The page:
These are the conclusions from the study:
On the travel impacts of telework:
The direct transport substitution effects of
home-based and centre-based teleworking have been repeatedly
measured in the literature, showing statistically significant
reductions in travel
Other forms of teleworking – mobile/nomadic, online
collaboration and remote monitoring/diagnostics – have been
insufficiently researched to draw firm conclusions. Some studies of
mobile teleworking indicate significant travel savings, primarily
through the elimination of commute journeys
Studies of the complementary or travel generation
effects of telework mostly rely on speculation when it comes to
attributing new trips. The few studies which measure additional
trips by teleworkers in implemented schemes do not find that these
trips eliminate the travel savings. However, these studies generally
do not include trips made by other household members
Studies that aggregate transport effects to a
national level generally fail to convince. Much more work needs to
be done to gather the base data for this kind of exercise.
The “substitution versus complementarity debate” is
unresolved. Data on the “substitution” side is generally balanced by
informed conjecture on the “complementarity” side. An American
school of researchers, however, appears to have decided in favour of
complementarity. Though crucial to the validity of certain traffic
reduction policies, to some extent the debate can be a touch facile.
Either way, there are significant transport effects that research
and policy need to get to grips with. Complementarity implies
redistribution of travel, and the new journeys and new locations of
activities are important issues for transport research.
On the transport impact of ebusiness and
Research in these areas is under-developed in
comparison to the research into teleworking – but in fairness, this
is a field of study in its infancy.
Research tends to focus on different models or
scenarios for both business-to-business interactions and for
business-to-consumer ecommerce. Research needs to test the validity
of these models.
Some research tends to indicate that increasing
efficiency will absorb much of any increase in freight movements,
though most commentators expect increases in vans delivering to
consumers. Some studies adopting speculative approaches anticipate
savings of up to 18% in HGV movements. This is an area lacking in
observed data, but as implemented ecommerce schemes mature, there is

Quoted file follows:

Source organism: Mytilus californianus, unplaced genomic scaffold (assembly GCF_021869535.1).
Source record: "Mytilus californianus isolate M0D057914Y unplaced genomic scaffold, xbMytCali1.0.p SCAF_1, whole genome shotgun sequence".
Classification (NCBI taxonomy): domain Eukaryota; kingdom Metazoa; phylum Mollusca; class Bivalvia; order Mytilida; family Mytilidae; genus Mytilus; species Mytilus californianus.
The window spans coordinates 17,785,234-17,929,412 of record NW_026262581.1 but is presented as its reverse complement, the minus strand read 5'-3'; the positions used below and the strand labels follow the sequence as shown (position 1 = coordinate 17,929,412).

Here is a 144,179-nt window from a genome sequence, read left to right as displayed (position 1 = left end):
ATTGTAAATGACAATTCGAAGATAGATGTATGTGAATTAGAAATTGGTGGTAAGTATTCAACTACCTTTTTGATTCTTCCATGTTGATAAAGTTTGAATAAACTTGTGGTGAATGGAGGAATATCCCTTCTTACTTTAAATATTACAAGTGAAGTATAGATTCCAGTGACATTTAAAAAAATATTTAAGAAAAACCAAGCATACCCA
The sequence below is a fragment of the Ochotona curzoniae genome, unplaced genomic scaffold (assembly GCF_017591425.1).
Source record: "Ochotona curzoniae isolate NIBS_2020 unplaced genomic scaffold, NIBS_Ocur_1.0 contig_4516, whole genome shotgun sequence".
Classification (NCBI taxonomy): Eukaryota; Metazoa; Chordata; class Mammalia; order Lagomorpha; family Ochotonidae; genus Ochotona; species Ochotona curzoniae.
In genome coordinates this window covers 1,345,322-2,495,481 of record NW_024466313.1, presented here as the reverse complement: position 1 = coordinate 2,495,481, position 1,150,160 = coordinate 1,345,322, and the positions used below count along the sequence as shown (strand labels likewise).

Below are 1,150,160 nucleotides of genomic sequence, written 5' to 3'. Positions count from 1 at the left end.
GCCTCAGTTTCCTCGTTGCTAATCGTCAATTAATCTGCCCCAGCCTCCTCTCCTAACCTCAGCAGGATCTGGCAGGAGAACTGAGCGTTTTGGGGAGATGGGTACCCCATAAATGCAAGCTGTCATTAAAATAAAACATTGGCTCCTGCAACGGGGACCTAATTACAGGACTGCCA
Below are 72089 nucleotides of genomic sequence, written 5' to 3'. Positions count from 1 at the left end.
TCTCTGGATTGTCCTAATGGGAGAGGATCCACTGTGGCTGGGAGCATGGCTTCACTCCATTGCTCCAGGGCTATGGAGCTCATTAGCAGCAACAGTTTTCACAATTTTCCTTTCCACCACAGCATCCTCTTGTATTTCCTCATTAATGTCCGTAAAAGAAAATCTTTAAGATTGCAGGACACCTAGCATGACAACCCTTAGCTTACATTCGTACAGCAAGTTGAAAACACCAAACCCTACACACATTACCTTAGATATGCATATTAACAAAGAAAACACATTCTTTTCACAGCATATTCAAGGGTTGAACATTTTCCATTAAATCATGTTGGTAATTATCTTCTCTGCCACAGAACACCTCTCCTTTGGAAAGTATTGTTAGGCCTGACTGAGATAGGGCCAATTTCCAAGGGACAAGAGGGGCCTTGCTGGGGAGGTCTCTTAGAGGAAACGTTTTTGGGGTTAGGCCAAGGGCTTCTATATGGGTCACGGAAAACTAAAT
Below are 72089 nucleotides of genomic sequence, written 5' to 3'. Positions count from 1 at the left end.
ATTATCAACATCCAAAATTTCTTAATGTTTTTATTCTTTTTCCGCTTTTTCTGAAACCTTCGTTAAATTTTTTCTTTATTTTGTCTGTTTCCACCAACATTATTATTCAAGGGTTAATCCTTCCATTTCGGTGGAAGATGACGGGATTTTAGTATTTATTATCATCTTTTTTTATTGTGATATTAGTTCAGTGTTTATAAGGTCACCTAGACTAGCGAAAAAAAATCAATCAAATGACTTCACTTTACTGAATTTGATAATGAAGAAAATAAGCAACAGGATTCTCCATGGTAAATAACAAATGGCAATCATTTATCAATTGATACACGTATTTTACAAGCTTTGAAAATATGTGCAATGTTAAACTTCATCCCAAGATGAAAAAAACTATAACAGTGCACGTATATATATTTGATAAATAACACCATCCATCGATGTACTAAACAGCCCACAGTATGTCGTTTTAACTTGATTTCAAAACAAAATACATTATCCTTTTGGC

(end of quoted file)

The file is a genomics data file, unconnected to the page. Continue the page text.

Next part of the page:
scope for research into the transport effects. This is, however, a
very commercially sensitive area.
There is a considerable literature on the use of ICT
in supply chains and for improving the efficiency of logistics and
transport systems. Sometimes statements about possible traffic
volume effects may be included, sometimes inappropriately. This
literature for the most part does not deal with the core interests
of this project. In volume, however, it dwarfs the research in our
field of study. The disparity does, however, reflect the research
priorities of both the private and public sectors when looking at
ICT and transport.
There is no consensus on the implications for
passenger travel. The principle of ecommerce implies fewer trips.
But there is no data as yet to show if this is the case. Some
studies adopting speculative approaches anticipating savings of 10%
Research possibly exaggerates the innovative aspects
of consumer ecommerce, much of which can arguably be considered a
subset of home shopping alongside catalogue shopping and TV
There is little research into the transport impacts
of “dematerialising” goods and services. This is an important area
for future research.
On the impacts of teleservices:
Approaches to the range of ICT “teleservices”
(beyond home shopping) are almost entirely confined to the
One study projects a 20% reduction in social trips
between 1996 and 2010. Mostly, however, use of teleservices is
identified as an unquantified trip-generation factor weighing
against reductions achieved through teleworking.
The impact of teleservices, and a “networked
society” receives more attention in spatial studies. These are
invariably of a speculative nature, and suggest teleservices will be
a factor in making households more footloose, and will contribute to
urban sprawl or contribute to “hypermobility”.
Some more ambitious speculative studies propose new paradigms for
spatial planning by mapping the geography of “cyberspace” or
“hyperspace”. These studies tend to be bound together by disparate
data (where there is any at all) and very cerebral approaches,
although they do propose some innovative concepts that may prove
Much more data is needed on the transport impacts of
online services in the fields of healthcare, government, learning
and leisure before further conclusions can be drawn.